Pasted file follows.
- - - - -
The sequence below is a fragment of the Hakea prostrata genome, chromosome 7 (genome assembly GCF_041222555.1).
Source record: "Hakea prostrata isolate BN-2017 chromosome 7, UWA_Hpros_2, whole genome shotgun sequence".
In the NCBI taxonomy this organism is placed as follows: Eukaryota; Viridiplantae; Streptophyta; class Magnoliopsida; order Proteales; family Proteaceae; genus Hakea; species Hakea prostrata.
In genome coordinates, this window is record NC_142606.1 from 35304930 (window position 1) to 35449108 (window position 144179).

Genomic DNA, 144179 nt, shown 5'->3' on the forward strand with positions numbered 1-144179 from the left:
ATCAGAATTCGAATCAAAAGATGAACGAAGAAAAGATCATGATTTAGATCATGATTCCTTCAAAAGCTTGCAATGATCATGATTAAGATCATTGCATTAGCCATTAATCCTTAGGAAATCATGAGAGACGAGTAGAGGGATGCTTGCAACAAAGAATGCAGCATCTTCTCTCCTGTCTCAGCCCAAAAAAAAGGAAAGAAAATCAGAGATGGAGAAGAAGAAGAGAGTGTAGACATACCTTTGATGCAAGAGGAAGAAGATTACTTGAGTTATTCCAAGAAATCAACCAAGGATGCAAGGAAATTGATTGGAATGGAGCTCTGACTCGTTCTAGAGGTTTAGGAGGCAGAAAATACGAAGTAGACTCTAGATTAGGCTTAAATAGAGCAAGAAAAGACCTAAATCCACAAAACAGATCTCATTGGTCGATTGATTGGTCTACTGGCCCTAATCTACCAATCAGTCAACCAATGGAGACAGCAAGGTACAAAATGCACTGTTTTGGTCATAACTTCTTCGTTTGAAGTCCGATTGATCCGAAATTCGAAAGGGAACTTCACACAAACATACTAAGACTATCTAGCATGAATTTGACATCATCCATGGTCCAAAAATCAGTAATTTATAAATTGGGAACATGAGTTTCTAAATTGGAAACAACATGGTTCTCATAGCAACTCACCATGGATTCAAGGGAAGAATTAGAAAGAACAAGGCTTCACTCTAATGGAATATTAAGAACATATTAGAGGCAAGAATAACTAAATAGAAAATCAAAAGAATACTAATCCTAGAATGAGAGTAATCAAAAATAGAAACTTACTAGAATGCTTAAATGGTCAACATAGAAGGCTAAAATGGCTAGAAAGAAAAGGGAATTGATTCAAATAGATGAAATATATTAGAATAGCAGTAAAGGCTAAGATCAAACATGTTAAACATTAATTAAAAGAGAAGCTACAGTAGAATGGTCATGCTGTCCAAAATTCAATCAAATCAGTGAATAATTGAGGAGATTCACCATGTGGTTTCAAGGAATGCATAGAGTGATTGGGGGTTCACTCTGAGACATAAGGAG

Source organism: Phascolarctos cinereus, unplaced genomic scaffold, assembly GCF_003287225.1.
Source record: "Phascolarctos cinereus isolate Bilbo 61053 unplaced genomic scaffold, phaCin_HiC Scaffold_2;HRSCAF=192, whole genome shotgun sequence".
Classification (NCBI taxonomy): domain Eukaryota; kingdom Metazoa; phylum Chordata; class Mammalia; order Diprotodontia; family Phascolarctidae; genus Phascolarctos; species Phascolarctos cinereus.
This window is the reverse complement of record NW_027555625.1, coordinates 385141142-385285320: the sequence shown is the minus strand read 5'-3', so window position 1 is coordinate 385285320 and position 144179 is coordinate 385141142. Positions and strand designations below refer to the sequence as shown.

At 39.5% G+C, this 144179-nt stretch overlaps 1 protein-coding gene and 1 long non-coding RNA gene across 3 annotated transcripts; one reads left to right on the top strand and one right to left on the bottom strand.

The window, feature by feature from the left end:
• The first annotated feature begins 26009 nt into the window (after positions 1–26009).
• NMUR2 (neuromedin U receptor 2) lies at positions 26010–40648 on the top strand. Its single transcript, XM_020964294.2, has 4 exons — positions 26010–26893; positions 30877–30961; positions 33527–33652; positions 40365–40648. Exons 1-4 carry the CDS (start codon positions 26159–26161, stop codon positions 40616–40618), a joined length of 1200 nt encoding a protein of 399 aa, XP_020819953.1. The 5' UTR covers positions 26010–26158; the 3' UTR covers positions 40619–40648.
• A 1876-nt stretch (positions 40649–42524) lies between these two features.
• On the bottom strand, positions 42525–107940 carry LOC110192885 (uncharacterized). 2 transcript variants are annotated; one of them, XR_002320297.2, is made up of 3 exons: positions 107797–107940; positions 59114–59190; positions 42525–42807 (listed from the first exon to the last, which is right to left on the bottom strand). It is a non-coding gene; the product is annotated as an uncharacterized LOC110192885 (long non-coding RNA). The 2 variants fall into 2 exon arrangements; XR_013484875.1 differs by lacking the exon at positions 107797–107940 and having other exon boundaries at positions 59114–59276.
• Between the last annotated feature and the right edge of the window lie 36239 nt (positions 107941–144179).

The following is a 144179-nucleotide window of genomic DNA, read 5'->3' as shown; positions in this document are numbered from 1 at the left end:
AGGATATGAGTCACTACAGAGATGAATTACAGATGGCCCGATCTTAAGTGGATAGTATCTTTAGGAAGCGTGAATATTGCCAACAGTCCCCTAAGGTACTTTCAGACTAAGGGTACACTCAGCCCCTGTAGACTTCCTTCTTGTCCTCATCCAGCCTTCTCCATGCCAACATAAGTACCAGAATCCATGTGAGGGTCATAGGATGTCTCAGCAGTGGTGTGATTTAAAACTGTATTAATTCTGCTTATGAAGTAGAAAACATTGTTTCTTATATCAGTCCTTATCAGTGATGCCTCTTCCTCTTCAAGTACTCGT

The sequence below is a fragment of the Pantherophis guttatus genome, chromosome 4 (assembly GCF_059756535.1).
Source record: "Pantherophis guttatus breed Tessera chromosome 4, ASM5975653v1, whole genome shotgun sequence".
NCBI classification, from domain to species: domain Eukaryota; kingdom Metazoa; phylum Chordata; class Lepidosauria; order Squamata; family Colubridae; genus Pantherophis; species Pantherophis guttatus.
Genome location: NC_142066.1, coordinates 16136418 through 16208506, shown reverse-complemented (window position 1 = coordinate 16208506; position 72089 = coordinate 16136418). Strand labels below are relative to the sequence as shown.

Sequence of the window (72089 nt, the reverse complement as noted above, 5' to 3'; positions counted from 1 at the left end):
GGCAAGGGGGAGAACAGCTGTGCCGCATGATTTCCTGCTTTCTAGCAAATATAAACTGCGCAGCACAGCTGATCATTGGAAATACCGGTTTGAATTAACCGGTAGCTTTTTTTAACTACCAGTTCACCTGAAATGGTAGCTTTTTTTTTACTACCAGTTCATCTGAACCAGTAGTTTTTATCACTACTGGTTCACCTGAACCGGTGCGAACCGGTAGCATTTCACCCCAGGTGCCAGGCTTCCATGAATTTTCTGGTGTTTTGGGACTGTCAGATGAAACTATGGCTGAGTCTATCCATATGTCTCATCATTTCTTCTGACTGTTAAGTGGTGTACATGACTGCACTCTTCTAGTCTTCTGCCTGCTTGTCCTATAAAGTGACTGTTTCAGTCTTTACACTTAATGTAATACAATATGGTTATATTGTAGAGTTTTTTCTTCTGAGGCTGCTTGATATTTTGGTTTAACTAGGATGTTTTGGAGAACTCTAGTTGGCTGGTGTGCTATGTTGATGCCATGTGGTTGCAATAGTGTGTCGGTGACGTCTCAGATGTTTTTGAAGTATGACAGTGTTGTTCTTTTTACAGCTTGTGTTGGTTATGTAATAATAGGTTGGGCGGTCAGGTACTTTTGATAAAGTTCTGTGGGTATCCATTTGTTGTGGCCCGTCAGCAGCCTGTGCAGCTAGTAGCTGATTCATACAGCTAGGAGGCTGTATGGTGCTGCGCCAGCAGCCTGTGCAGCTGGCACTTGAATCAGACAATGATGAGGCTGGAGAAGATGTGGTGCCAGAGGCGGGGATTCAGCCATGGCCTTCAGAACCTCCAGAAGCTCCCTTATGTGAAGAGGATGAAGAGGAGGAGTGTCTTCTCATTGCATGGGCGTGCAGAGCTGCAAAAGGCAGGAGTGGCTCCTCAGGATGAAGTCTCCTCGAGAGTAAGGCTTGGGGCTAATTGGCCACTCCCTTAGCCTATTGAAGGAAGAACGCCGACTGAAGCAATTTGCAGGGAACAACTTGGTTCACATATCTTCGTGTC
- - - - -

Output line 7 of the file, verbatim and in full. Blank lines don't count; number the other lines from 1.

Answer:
Source organism: Phascolarctos cinereus, unplaced genomic scaffold, assembly GCF_003287225.1.